KASU

Sarah Whites-Koditschek/ Arkansas Public Media

Sarah Whites-Koditschek is a reporter and anchor for KUAR 89.1.

She was a production assistant and reporter for WHYY in Philadelphia. She also interned at NPR’s Morning Edition in Los Angeles.

Sarah is a graduate of Smith College, where she earned a bachelor’s degree in American Studies. She was a student at the Stabile Center For Investigative Journalism at Columbia University's Graduate School of Journalism.

Contact Sarah at sarah@arkansaspublicmedia.org or 501-683-8655.

The anniversary of the desegregation of Central High School in Little Rock has brought national attention to Little Rock and renewed interest in the nine students who made history this month 60 years ago, even as a number of Little Rock residents talk of re-segregation of the school district and the ongoing state control of the city's public schools.

Willie Freeman says he used to avoid smiling, and if he did, it was in a way almost no one could see, with his mouth closed. He was embarrassed of his rotten teeth.

“I wouldn’t go around people and if I did smile, you know, nobody would see me smile,” said Freeman. “My teeth was so messed up, you know, I had gaps everywhere,” he said sitting in an office at Little Rock’s low-income, non-profit Harmony Health Clinic, waiting for an appointment.

Two-year-old Adalynn Landrum lies on a blanket on the floor of her living room. She watches cartoons on a large flat screen television screen hung above a row of stuffed animals placed on a blanket next to her on the floor. Her small face is partially covered by an oxygen feeding cup with a tube connected to a medical cart stationed behind her head. The cart holds an array of devices.

A few more Arkansas school kids hit the state's proficiency level in standardized testing in the 2016-2017 school year compared to the previous year.

The number of students meeting state "readiness" benchmarks on the state's ACT Aspire exam rose by an average of 4.2 percent from last year across subject areas. That number hovers around the 50 percent mark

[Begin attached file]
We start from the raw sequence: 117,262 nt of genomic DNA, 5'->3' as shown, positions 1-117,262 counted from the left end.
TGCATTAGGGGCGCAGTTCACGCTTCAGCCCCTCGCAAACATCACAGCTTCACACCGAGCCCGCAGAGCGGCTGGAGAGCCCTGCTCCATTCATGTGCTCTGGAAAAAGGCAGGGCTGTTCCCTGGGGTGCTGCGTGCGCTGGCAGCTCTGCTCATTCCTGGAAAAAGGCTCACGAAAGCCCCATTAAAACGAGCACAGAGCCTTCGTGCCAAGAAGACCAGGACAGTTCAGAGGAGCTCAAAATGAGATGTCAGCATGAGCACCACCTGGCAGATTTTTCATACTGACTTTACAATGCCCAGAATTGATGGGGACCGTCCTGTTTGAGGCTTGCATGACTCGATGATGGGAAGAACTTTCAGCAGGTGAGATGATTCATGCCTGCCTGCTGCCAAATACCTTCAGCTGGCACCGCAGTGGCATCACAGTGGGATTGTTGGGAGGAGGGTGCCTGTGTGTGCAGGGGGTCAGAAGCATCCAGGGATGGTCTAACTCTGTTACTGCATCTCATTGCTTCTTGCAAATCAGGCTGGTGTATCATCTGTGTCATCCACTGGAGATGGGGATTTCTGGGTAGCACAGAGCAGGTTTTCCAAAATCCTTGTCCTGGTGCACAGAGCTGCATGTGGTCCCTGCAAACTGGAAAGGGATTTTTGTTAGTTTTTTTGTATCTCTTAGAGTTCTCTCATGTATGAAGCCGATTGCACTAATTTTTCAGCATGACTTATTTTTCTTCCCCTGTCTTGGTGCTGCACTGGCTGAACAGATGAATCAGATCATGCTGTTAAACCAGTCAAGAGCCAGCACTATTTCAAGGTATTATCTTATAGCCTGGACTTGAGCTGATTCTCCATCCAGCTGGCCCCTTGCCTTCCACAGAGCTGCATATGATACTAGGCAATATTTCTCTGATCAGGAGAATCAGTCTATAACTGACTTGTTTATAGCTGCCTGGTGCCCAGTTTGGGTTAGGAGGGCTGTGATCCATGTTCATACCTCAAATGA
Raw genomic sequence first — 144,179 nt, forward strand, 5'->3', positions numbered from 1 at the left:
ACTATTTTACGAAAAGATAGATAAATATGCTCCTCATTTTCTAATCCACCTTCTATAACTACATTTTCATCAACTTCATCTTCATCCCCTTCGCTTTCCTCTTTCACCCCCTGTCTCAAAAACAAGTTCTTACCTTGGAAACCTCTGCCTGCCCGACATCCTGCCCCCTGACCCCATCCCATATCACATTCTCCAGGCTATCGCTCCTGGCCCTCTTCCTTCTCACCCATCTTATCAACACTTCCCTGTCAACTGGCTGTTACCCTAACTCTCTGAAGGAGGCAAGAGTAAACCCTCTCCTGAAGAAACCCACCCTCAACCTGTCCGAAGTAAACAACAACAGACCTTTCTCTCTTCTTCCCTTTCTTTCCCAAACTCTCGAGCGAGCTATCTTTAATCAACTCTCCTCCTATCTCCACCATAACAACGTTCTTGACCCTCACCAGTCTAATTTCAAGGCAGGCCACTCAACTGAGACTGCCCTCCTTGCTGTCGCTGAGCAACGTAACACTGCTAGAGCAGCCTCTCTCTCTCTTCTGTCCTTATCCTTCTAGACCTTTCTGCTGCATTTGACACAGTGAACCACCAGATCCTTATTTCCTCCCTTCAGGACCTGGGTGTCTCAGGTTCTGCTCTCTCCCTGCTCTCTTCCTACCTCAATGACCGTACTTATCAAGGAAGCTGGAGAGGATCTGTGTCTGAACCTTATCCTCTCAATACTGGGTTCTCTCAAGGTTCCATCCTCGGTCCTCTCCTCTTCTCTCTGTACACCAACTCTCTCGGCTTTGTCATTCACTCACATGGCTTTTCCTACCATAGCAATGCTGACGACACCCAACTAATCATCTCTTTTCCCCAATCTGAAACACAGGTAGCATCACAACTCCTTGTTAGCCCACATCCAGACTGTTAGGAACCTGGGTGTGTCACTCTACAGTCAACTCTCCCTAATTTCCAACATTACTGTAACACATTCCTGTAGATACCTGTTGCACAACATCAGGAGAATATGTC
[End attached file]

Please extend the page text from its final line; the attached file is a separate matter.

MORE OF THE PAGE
The Arkansas Department of Education has received largely favorable feedback on a draft plan for its implementation of the Every Student Succeeds Act, a nationwide replacement for No Child Left Behind.

 

Last month, 114 respondents, mostly K-12 educators, gave input on the department’s second draft of the state’s accountability plan. More than three in four respondents said that overall, the plan lays out a clear vision for the state.

Arkansas Senators Tom Cotton, a member of the Senate healthcare working group, and John Boozman have not given an indication that they would support health legislation projected to cut 22 million people off of Medicaid. Notwithstanding, a vote on the bill has been postponed due to divisions in the Republican Party.

Arkansas Public Media spoke with Sara Rosenbaum, a George Washington University professor and evaluator for the state of Arkansas's expansion program, about the possibility of an end to Medicaid expansion in Arkansas.


Arkansas has until this fall to rewrite a wide-ranging education plan under the new federal law, Every Student Succeeds Act, and the department is taking public comment on the plan on its website through the end of the month.

 

It replaces the Bush Administration era’s No Child Left Behind. In contrast to its predecessor, the law shifts away from ranking schools based on standardized tests and toward state control and a more diverse set of metrics. Test scores, once 70-80 percent of a school rank, will be counted closer to 50 percent. The state proposes to weigh students’ growth as heavily as their one-time test scores in order to rank school performance.

The United States Supreme Court ruled Monday that an Alabama death row inmate has the right to a mental health evaluation from a neutral party. Previously, such evaluations were done by doctors within state government. 

In April, Arkansas inmates Don Davis and Bruce Ward were granted stays of execution after asking for such independent evaluations.

At a brainstorming session after school recently at district headquarters, a group of black school employees sit around a U-shaped table discussing how to become principals. Coach Shawn Burgess, head of human resources at the Pulaski County Special School District, speaks to two women in the room who recently interviewed for leadership positions and didn’t get the job.

“And it’s not what you did wrong, per se. It’s about, ‘When is it my time?’” she said.

“That’s right. Um-hmm. That’s it,” echo the staff.

The Arkansas State Medical Board dropped a possible investigation Thursday into a Department of Correction-affiliated doctor’s role in obtaining a lethal injection drug.

The board was reviewing whether an ADC doctor might have used his license to help obtain a lethal injection drug from the McKesson Company.

McKesson sued the department in April, claiming a physician’s license on file had been used to purchase the drugs under false pretenses.

Board attorney Kevin O’Dwyer says the board ruled to drop the matter after finding no proof of the doctor’s involvement.

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